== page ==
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I can tell you from my vast experience (one round) that the recoil is bad. You might have noticed that the pistol grip is sloped forward and there is a reason for that. If it had the traditional grip shape (like an AR-15) the hand would be trapped in the angle and take a beating.

But it didn't shatter armor like the picture shows. AFAIK, it used the same type of AP bullet as the U.S. used, a jacket, lead mantel and penetrator core. That type of bullet doesn't penetrate by brute force, but by the bullet strike resulting in a heat dump as the energy is converted to heat, melting the plate and allowing the penetrator to go through.

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Old January 28, 2014, 09:33 PM   #7
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The Boy's could actually outperform itself now, against armor, but it would be over a certain ammo that nobody really cares to handle, or even breathe around.

The Boy's and the Browning were designed around piercing vertical armor plate, that wasn't too thick, as you can see by the video. This goes back to the WWI tanks. However, in the video, they admit that after the plate is at a certain angle, you might as well hang it up. Add that to much thicker plate, with angles everywhere, and the 50 0r 55 calibers didn't stand a chance with the ammo then.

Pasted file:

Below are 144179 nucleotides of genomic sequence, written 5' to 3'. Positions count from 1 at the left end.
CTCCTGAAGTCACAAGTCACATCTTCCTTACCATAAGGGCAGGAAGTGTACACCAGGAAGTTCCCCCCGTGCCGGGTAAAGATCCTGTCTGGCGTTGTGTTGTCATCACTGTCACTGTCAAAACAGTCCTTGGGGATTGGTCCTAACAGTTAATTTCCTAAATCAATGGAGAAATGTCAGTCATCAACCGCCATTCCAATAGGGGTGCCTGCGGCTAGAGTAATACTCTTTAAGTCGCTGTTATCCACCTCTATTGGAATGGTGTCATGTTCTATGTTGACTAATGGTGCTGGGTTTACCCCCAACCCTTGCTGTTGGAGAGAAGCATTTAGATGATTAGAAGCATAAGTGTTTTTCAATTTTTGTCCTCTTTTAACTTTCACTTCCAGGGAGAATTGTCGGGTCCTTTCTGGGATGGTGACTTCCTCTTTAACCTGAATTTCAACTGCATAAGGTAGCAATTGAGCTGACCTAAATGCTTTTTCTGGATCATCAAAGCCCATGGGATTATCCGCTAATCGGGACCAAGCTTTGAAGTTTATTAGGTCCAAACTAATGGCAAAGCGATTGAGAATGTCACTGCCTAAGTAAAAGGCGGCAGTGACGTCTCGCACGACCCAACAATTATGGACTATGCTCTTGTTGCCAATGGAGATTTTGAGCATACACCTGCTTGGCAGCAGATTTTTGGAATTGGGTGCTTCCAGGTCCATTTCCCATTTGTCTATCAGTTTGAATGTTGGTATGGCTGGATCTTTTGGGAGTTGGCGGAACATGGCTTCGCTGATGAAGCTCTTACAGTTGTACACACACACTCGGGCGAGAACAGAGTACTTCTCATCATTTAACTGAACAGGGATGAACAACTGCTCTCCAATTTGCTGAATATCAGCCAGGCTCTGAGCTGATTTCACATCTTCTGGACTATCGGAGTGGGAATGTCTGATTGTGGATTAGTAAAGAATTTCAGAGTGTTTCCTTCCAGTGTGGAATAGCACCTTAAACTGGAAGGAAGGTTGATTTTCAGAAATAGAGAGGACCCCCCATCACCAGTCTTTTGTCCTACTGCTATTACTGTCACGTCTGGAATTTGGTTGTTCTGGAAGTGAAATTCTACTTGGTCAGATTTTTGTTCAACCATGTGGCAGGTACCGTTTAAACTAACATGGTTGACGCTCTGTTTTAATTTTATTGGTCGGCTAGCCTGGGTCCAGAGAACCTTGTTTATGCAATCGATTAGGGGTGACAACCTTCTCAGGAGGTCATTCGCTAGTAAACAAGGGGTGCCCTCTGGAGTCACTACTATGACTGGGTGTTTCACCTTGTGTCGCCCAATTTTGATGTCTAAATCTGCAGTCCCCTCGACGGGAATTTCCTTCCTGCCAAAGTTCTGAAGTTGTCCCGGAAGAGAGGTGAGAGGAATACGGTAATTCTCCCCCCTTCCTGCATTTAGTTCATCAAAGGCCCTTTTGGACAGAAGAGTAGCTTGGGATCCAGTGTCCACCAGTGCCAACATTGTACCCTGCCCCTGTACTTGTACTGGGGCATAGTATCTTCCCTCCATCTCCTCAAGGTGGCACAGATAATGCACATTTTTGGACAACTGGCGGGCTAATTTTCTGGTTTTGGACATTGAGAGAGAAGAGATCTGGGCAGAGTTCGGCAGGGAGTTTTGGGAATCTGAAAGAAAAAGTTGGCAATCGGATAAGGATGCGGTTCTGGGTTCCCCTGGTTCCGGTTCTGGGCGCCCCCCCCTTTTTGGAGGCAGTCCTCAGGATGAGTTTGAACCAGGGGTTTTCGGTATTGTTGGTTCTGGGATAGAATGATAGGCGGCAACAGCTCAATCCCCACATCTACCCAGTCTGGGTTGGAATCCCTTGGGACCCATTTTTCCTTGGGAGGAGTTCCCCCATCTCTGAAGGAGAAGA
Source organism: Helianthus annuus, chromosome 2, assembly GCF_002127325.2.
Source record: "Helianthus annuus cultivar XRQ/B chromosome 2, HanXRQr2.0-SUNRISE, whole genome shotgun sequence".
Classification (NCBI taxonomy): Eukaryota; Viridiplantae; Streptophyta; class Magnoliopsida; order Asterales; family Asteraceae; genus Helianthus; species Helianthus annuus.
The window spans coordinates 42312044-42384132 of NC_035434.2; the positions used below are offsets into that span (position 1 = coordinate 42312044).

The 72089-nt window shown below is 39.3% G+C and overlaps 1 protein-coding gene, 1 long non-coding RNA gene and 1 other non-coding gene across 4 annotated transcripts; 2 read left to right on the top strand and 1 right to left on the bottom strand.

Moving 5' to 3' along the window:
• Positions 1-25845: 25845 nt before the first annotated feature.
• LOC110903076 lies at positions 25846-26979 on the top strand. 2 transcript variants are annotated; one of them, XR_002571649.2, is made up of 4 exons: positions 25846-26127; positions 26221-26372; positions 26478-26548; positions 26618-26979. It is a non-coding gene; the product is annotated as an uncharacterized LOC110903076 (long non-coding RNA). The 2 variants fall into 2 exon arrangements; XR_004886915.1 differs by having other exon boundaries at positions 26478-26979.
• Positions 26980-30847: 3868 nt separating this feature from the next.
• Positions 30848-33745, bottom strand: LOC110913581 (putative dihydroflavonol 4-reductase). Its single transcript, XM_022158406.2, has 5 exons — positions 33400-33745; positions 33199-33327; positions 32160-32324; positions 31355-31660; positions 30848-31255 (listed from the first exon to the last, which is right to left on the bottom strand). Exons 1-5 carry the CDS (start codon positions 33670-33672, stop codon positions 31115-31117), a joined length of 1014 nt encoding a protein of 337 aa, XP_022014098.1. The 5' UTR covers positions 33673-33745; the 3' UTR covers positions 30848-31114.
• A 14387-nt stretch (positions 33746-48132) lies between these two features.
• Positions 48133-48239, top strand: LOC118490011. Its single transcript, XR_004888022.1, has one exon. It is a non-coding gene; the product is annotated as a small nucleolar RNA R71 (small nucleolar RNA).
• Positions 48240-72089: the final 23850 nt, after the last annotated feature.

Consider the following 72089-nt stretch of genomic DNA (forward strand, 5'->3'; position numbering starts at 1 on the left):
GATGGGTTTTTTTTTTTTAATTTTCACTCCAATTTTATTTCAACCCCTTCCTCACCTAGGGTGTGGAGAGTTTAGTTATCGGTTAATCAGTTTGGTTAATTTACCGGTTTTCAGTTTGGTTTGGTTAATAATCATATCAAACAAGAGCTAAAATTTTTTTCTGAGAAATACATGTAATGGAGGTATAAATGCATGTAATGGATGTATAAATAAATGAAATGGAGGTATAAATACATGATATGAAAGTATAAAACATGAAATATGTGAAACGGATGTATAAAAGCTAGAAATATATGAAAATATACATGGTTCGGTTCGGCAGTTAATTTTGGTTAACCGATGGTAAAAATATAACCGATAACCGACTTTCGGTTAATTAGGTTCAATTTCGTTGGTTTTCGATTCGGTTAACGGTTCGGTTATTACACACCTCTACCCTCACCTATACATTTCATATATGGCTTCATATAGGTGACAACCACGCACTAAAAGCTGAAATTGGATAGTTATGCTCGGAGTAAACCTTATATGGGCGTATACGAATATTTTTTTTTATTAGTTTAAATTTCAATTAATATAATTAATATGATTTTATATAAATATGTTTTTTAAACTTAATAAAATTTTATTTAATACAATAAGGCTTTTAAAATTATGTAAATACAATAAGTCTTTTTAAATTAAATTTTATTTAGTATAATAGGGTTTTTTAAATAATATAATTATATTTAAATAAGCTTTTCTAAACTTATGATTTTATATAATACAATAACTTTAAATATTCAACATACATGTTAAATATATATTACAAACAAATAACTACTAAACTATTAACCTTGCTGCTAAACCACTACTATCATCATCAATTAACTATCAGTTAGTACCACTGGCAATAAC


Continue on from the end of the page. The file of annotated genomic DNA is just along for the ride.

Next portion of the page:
When we entered WWII, we were already way behind the Germans in armor, tanks, planes, ships, the list goes on. Of course, they had been building up with new designs not really long after WWI, while we sat idly around. I would have hated to be in one of our light or medium tanks, and be against a German Panzer.

Anyhow, the Boy's has some ideas on its recoil suppression system that might come in use now with the big .50 BA's folks are shooting.
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Old January 28, 2014, 10:09 PM   #8
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One little known fact about the Boys is that the British supplied a number of these guns to the US Marine Corps, who put them to use in the Pacific theater, where they were found to be somewhat useful in dealing with Japanese armor and bunkers.
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Old January 28, 2014, 10:58 PM   #9
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After looking at the suppressor on the front of this, it would be easy to make, except I think they allow the gas to dissipate too much, or in two wide of a jet. The ports angle needs to be steeper, and the ports narrowed a good bit to raise the compression of the gas. The thing I caught was the easy manufacture of the two-piece suppressor and it ports, where one could turn each section on a lathe, but it needs to be sectioned off several more times.

The shock spring in the stock assembly is okay, but a good heavy dose of mercury, or a spring loaded sliding lead weight with it, would add a good bit to counter the recoil of this design.